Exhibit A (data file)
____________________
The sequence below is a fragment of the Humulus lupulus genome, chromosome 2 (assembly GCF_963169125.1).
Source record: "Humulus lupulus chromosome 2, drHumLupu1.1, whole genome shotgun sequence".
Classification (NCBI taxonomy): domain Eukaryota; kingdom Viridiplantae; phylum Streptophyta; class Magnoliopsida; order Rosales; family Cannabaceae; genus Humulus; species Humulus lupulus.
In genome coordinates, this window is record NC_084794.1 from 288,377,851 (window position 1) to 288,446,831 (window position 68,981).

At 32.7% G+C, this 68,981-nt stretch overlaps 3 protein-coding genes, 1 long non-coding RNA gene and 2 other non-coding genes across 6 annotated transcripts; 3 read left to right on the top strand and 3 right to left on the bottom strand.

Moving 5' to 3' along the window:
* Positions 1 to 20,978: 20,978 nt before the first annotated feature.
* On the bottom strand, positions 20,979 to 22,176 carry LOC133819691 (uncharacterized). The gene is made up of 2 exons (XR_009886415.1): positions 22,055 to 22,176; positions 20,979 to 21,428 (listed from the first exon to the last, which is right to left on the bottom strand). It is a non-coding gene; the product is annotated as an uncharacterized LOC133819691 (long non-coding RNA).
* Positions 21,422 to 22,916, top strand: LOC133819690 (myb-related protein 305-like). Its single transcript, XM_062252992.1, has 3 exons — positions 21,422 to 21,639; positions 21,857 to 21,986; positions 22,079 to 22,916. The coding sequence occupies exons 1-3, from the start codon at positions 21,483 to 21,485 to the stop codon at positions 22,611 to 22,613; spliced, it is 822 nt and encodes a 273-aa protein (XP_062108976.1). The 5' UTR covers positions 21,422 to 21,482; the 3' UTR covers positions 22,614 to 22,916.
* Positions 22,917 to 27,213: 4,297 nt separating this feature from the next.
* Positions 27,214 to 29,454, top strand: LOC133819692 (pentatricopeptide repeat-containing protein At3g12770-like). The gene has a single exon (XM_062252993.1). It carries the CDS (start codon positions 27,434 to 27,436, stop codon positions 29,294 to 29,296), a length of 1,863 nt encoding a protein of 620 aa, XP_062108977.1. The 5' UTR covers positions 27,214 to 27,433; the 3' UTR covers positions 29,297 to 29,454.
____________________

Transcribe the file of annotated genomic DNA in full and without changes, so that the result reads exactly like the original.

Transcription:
The sequence below is a fragment of the Humulus lupulus genome, chromosome 2 (assembly GCF_963169125.1).
Source record: "Humulus lupulus chromosome 2, drHumLupu1.1, whole genome shotgun sequence".
Classification (NCBI taxonomy): domain Eukaryota; kingdom Viridiplantae; phylum Streptophyta; class Magnoliopsida; order Rosales; family Cannabaceae; genus Humulus; species Humulus lupulus.
In genome coordinates, this window is record NC_084794.1 from 288,377,851 (window position 1) to 288,446,831 (window position 68,981).

At 32.7% G+C, this 68,981-nt stretch overlaps 3 protein-coding genes, 1 long non-coding RNA gene and 2 other non-coding genes across 6 annotated transcripts; 3 read left to right on the top strand and 3 right to left on the bottom strand.

Moving 5' to 3' along the window:
* Positions 1 to 20,978: 20,978 nt before the first annotated feature.
* On the bottom strand, positions 20,979 to 22,176 carry LOC133819691 (uncharacterized). The gene is made up of 2 exons (XR_009886415.1): positions 22,055 to 22,176; positions 20,979 to 21,428 (listed from the first exon to the last, which is right to left on the bottom strand). It is a non-coding gene; the product is annotated as an uncharacterized LOC133819691 (long non-coding RNA).
* Positions 21,422 to 22,916, top strand: LOC133819690 (myb-related protein 305-like). Its single transcript, XM_062252992.1, has 3 exons — positions 21,422 to 21,639; positions 21,857 to 21,986; positions 22,079 to 22,916. The coding sequence occupies exons 1-3, from the start codon at positions 21,483 to 21,485 to the stop codon at positions 22,611 to 22,613; spliced, it is 822 nt and encodes a 273-aa protein (XP_062108976.1). The 5' UTR covers positions 21,422 to 21,482; the 3' UTR covers positions 22,614 to 22,916.
* Positions 22,917 to 27,213: 4,297 nt separating this feature from the next.
* Positions 27,214 to 29,454, top strand: LOC133819692 (pentatricopeptide repeat-containing protein At3g12770-like). The gene has a single exon (XM_062252993.1). It carries the CDS (start codon positions 27,434 to 27,436, stop codon positions 29,294 to 29,296), a length of 1,863 nt encoding a protein of 620 aa, XP_062108977.1. The 5' UTR covers positions 27,214 to 27,433; the 3' UTR covers positions 29,297 to 29,454.